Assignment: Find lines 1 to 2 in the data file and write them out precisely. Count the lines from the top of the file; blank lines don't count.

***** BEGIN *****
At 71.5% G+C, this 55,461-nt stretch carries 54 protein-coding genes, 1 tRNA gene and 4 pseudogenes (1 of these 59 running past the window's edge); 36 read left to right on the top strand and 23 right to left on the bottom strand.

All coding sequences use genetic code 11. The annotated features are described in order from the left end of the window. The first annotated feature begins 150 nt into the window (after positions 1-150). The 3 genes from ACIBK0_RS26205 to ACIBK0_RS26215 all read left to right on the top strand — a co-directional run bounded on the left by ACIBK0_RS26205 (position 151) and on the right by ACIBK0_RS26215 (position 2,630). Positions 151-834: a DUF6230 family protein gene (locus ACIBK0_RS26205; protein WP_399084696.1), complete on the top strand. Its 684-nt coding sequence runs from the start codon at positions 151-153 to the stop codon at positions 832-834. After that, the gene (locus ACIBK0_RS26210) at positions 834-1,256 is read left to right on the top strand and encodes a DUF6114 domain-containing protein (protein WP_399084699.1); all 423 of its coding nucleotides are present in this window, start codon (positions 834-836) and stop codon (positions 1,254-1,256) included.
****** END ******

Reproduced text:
At 71.5% G+C, this 55,461-nt stretch carries 54 protein-coding genes, 1 tRNA gene and 4 pseudogenes (1 of these 59 running past the window's edge); 36 read left to right on the top strand and 23 right to left on the bottom strand.

All coding sequences use genetic code 11. The annotated features are described in order from the left end of the window. The first annotated feature begins 150 nt into the window (after positions 1-150). The 3 genes from ACIBK0_RS26205 to ACIBK0_RS26215 all read left to right on the top strand — a co-directional run bounded on the left by ACIBK0_RS26205 (position 151) and on the right by ACIBK0_RS26215 (position 2,630). Positions 151-834: a DUF6230 family protein gene (locus ACIBK0_RS26205; protein WP_399084696.1), complete on the top strand. Its 684-nt coding sequence runs from the start codon at positions 151-153 to the stop codon at positions 832-834. After that, the gene (locus ACIBK0_RS26210) at positions 834-1,256 is read left to right on the top strand and encodes a DUF6114 domain-containing protein (protein WP_399084699.1); all 423 of its coding nucleotides are present in this window, start codon (positions 834-836) and stop codon (positions 1,254-1,256) included.